• serves as source of all public information on the disaster;
    • deals with media inquiries;
    • arranges media announcements;
    • issues information to the staff and to the University administration;
    • keeps Dean of the Libraries informed;
    • authorizes temporary staff reassignments as needed;
    • receives reports from the Disaster Response Director;
    • solicits volunteers as requested by the Disaster Response Director;
    • thanks and acknowledges people who have participated in the recovery;
    • decides on restoration of services.

  5. Logistics Coordinator:
    • sets up the command post;
    • tells library staff and volunteers where to report on the advice of the Disaster Response Director;
    • delegates functions as appropriate;
    • makes sure any volunteers sign waiver forms;
    • issues name tags;
    • arranges for food and drink and sets up food area;
    • is responsible for all transportation and relocation activities;
    • makes any necessary arrangements to remove books from the disaster site;
    • arranges for transportation and moving equipment;
    • supervises loading and unloading;
    • oversees shipping of boxes to freezers or other sites;
    • supervises delivery and installation of needed equipment;
    • supervises crews which set up the established recovery work place;
    • arranges the return of books to their original location;
    • coordinates with the appropriate building services and library staff.

  6. Administrative Services Coordinator:
    • coordinates budget and supply;
    • is present at the command post;
    • authorizes payment and signs vouchers for supplies and services needed, for on-campus or outside vendors;
    • contacts vendors and services at the request of the Disaster Response Director;
    • works closely with the logistics coordinator to arrange transport and delivery of needed supplies and services;
    • with the Preservation Librarian is responsible for submitting insurance claims.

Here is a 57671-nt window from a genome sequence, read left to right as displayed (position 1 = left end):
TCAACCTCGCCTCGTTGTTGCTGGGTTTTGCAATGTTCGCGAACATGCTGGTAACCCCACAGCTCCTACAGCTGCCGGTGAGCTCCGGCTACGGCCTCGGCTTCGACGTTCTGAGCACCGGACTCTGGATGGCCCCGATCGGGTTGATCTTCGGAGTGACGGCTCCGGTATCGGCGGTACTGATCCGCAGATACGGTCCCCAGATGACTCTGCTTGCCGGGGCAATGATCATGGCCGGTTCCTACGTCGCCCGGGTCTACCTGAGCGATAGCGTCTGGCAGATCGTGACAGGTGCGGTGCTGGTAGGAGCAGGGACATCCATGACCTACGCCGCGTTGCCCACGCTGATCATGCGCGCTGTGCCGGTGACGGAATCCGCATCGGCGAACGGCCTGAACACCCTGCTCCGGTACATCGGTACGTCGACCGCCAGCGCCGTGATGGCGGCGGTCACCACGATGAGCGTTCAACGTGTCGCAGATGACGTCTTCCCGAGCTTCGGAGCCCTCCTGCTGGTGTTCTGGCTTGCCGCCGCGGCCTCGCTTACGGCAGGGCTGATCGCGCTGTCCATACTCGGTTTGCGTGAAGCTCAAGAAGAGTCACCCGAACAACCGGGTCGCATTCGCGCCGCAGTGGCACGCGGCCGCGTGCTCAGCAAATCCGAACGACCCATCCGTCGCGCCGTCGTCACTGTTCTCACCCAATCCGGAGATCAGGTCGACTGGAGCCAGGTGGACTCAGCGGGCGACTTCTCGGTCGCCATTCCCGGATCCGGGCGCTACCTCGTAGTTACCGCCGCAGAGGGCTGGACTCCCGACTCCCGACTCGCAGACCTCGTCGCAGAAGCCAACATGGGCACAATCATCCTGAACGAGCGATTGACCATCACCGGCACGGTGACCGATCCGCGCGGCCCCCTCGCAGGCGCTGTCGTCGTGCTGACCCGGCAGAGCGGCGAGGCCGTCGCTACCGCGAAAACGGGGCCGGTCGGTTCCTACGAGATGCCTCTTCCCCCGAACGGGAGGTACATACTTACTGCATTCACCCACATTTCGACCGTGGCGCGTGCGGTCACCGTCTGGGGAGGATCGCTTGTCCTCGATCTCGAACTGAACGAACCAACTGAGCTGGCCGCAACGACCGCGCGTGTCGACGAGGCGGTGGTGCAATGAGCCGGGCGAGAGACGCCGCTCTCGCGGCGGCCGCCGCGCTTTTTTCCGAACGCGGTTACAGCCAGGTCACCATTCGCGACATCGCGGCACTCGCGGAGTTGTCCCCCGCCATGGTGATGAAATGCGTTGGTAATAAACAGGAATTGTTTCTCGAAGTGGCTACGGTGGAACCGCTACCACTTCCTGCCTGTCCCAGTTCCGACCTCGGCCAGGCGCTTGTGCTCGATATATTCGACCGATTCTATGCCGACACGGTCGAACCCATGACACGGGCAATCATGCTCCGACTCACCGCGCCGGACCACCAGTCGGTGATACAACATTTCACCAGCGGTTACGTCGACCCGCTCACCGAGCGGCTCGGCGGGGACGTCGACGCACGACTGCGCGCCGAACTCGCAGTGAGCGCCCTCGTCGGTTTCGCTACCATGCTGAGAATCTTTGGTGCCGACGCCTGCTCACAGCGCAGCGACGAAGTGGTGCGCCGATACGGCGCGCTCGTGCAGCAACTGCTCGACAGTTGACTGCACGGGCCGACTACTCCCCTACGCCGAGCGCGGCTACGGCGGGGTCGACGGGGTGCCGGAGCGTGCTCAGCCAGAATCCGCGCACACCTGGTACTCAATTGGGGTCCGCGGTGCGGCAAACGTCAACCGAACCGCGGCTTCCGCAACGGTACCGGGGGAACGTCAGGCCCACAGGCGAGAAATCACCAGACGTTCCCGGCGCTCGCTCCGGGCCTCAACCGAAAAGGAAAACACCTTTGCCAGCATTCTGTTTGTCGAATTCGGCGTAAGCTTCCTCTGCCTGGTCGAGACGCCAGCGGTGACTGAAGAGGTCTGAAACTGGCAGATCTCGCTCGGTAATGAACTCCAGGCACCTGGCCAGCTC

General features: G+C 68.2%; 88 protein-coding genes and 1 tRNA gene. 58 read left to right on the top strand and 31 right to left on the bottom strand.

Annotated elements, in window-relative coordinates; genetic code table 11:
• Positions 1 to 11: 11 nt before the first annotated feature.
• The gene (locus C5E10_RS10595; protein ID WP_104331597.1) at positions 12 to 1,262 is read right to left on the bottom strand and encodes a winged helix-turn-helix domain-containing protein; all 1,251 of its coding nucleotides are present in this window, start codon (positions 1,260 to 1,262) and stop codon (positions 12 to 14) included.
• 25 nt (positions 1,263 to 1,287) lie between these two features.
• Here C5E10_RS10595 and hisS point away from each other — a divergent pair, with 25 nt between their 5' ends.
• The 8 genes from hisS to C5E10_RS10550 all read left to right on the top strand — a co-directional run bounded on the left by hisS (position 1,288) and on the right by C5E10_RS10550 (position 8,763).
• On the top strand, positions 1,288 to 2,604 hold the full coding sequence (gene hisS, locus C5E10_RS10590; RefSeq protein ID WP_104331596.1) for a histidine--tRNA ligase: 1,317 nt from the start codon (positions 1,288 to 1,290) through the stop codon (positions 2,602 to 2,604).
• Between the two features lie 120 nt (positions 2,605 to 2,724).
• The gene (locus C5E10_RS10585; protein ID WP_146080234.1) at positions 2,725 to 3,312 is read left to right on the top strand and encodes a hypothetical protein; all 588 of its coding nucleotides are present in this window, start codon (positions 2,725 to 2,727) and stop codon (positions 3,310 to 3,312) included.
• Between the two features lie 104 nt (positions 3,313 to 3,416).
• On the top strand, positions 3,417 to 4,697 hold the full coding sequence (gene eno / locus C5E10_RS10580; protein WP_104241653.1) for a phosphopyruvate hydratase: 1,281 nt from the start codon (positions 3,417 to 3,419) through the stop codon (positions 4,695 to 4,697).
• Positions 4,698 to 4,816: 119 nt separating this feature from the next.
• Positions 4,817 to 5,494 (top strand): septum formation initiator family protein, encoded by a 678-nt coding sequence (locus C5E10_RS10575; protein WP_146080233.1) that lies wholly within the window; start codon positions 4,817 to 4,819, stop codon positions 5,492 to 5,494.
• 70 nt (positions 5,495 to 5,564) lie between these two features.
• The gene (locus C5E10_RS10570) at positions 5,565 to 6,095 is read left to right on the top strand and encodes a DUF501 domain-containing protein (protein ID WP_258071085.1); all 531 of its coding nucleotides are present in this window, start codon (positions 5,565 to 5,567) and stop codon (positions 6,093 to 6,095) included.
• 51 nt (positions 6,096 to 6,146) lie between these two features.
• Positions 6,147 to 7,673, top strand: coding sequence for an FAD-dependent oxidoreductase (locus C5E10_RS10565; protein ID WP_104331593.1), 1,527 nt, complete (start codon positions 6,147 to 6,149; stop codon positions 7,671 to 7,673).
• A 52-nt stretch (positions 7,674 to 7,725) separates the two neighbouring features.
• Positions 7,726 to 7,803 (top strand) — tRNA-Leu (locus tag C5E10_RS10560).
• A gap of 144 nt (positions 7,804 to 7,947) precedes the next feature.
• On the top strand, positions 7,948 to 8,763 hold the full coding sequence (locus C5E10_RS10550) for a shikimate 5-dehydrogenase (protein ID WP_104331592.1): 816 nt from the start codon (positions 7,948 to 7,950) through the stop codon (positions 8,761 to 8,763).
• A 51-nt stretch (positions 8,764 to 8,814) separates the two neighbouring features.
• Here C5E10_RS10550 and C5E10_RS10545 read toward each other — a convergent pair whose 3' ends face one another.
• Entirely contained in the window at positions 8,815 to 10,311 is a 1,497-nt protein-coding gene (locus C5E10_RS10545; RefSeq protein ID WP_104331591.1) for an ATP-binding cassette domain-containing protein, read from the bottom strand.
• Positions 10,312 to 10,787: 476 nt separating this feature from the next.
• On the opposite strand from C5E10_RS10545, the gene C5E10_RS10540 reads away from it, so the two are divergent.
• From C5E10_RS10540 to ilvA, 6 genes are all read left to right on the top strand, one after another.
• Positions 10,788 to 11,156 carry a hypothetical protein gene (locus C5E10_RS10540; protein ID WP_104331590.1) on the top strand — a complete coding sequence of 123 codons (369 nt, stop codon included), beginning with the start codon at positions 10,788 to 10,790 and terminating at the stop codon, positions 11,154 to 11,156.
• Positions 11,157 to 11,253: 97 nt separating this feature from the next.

7. Pack-Out and Relocation Supervisors:
    • perform regular safety inspections of library facilities;
    • supervise the training of volunteers in making and packing boxes;
    • keep count of boxes sent to other sites;
    • work with Collection Representative and keep general records of sections moved to other sites, depending on the size of the disaster;
    • prepare a written report of the packout activities;
    • monitor the progress and orderly restoration of the stack area, including clean up and resetting shelving;
    • organize and supervise the orderly return of library materials to approved shelving;
    • keep records of the number of boxes and sections returned to the stacks;
    • prepare a report on relocation activities which will include a photographic record.

  8. Collection Representative:
    • in consultation with the bibliographers, develops a pre-disaster priority list to be used during salvage operations;
    • reviews priorities and floor plans at least annually;
    • at the disaster site (in consultation with the relevant bibliographers, if possible) advises on priorities for action and salvage on the basis of the written guidelines;
    • acts as recorder in damage assessment;
    • consults with the Recovery Specialist, as needed, during the recovery process;
    • works with appropriate bibliographers and serves as liaison to the cataloguing and acquisitions departments to record destroyed items and to arrange for replacement copies;
    • maintains list of bibliographers and department heads with their telephone numbers. For disaster response in campus libraries, the Campus Librarian will act as the collection representative.

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III. Notification and Early Response

Persons to summon when a water emergency occurs

It is the responsibility of the person first observing a water emergency to call the Research Collections Access Services (Circulation) Desk at 855-4501 or 855-4673 (for emergencies in the Main Library) or Campus Librarian (for emergencies in a Campus Library) AND a member of the Disaster Response Team (see below). The Research Collections Circulation staff or Campus Librarian should call the Physical Plant 24 hour emergency number (855-8728) to report the problem. The Disaster Response Director is responsible for contacting all other appropriate personnel.

Other emergencies

While water emergencies are most common for libraries, due either to fire or leakage, any emergency which threatens the collections should be reported immediately to Access Services (for emergencies in the Main Library) or Campus Librarian (for emergencies in campus libraries) AND to a member of the Disaster Response Team (listed below).

Disaster Response Team (Call in order given until you reach someone)